The Difference between Multi-layer Circuit Boards and Double-Sided Boards!

What is the difference between double-sided, single-sided, and multi-layer circuit boards (PCBs)? Which one should be used for which application?

What is a double-sided PCB board?

Double-sided boards have wires on both sides, but if wires are to be used on both sides, there must be a proper circuit connection between them. The “bridges” between these circuits are called vias. A via is a small metal-coated hole in a circuit board that allows wires to be connected from both sides.

Since the area of ​​the double-sided board is twice that of the single-sided board, the double-sided board solves the difficulty of staggered wiring on the single-sided board, and the simple circuit board is also more complicated than the single-sided board.

Two-layer boards are a little more expensive to manufacture. If each side has only traces then impedance still cannot be controlled, making them suitable for low-frequency applications. Component density can be higher because there are now two layers to route traces on. It is possible to place a ground plane on one or both sides where the traces are cut out from the solid copper plane.

The “copper fill” can be used for power on one side and ground on the other. This allows for controlled impedance and higher frequencies. The board designer can adjust the impedance within a narrow range to your specifications. 50, 75, and 120 Ohms are common impedances. Ok, up to 5 or 10 megahertz if there is a ground plane.

What is a multilayer circuit board?

In order to increase the wiring area, multi-layer boards mostly use single-sided or double-sided wiring boards. It is an SMD prototype board with one inner layer and two outer layers, or two inner layers and two outer layers.

The printed circuit board has interconnected conductive patterns, and the combined materials are used alternately, and the conductive patterns are connected to each other according to the design requirements to become a 4 layer PCB fabrication or six-layer printed circuit board, also known as a “multi-layer printed circuit board”.

The number of layers on the board does not imply that there are multiple independent routing layers. In special cases, a blank layer is added to control the thickness of the board. Usually, the number of layers is an even number, and most motherboards have the outermost two layers. The side layers are 4 to 8 layers. Due to the dense number of PCB layers, it is usually not easy to determine the actual number of layers, but it can still be judged by careful observation of the motherboard.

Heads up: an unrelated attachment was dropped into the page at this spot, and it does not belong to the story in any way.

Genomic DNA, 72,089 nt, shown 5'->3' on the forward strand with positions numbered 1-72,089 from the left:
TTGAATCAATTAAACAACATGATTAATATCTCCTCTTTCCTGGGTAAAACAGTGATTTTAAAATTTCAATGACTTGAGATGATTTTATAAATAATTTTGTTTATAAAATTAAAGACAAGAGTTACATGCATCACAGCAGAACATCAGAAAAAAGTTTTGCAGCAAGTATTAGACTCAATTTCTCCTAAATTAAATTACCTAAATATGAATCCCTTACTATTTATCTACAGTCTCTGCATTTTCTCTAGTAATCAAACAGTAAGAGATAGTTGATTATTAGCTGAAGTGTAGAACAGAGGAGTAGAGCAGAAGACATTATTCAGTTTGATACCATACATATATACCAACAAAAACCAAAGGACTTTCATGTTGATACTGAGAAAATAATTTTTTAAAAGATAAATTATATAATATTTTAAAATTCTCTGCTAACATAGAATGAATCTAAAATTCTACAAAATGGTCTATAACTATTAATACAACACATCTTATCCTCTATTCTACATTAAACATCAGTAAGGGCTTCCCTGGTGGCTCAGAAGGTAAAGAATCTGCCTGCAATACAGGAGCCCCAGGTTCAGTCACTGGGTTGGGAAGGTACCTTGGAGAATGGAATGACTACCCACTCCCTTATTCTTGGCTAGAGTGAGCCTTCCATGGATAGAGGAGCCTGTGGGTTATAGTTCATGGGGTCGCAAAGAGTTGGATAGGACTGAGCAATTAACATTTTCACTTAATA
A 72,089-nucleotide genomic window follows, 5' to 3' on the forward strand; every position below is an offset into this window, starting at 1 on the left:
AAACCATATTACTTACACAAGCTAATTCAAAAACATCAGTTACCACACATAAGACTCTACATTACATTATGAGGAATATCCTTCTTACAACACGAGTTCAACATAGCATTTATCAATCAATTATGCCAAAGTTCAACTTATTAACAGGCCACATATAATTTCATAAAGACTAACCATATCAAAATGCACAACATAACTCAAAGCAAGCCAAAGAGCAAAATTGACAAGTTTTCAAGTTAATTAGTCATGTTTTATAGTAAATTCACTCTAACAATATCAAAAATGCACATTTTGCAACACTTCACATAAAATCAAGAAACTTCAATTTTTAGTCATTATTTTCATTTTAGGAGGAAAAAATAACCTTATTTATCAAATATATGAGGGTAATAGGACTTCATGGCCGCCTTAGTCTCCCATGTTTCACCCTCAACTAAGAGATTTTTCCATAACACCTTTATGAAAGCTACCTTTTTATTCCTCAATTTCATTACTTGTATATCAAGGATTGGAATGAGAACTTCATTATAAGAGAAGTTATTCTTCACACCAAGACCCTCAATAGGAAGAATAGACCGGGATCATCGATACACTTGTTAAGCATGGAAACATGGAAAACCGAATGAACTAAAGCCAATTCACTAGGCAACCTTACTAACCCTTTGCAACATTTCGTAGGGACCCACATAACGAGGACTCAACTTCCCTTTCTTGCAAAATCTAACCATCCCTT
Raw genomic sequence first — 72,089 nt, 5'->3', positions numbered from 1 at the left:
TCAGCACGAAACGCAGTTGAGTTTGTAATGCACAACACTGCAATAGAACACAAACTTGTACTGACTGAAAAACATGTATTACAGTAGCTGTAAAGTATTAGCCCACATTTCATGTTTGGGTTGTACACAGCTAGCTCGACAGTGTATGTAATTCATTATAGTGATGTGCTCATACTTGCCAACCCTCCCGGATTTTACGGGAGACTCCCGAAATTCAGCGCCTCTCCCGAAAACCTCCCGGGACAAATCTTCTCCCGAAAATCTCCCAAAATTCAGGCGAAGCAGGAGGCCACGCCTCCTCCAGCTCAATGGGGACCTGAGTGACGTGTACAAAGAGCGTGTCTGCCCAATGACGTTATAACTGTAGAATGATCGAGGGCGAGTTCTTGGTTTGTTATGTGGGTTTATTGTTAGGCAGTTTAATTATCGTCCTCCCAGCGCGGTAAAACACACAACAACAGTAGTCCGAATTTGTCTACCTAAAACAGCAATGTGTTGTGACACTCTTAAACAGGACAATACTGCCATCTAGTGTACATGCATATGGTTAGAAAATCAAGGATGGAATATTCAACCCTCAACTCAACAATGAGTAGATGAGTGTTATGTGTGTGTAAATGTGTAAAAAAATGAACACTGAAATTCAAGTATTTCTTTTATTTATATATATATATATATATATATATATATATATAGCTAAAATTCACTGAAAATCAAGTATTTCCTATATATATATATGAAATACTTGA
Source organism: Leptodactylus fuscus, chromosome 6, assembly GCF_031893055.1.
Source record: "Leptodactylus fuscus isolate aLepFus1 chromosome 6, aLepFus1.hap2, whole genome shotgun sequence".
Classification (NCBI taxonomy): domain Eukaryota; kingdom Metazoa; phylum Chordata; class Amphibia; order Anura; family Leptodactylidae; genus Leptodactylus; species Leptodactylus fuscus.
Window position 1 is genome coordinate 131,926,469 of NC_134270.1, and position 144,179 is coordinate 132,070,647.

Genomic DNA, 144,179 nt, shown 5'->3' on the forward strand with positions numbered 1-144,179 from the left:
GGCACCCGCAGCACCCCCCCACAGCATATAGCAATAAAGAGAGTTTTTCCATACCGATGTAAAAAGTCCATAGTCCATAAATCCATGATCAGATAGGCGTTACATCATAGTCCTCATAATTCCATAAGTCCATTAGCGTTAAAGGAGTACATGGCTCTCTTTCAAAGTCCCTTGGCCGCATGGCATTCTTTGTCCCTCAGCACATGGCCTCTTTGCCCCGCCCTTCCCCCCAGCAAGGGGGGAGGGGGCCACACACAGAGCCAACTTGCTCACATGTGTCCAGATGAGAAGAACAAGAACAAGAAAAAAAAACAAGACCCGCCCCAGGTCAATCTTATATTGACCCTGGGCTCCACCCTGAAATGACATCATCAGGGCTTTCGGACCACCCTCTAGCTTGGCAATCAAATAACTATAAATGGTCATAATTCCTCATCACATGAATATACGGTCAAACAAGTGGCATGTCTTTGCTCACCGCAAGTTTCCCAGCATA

The main difference between a multilayer board and a double-sided board is the addition of internal power and ground planes. Power and ground nets primarily use the power plane.

The wiring of the multi-layer board is mainly the upper and lower layers. Supplementing the middle wiring layer, the design of the multilayer board is basically the same as the design method on both sides. The key is how to optimize the wiring of the internal electrical layers to make the wiring of the circuit board more reasonable.

Multilayer boards usually have two ground planes as the center of two layers. One plane is for power and the other is for ground. These layers are solid copper with small round holes for component leads to go through and also vias to pass signals through from one signal layer to another.

The solid copper planes have low inductance which is better for feeding power to digital Integrated circuits which need the power delivered to them in very short spikes of current. The solid copper plane also allows all traces on the signal layers to have a controlled impedance which is necessary for high frequencies. Digital signals have sharp edges which imply high frequency (look up Fourier Series).

The signal traces “see” both planes (power and ground) as ground planes because they are connected to the power supply which has a very low impedance to AC signals. Hence, the AC is essentially shorted inside the power supply. Controlled impedance is a concept from transmission line theory. Look up stripline and microstrip for details on circuit board transmission lines.

Please enable JavaScript in your browser to complete this form.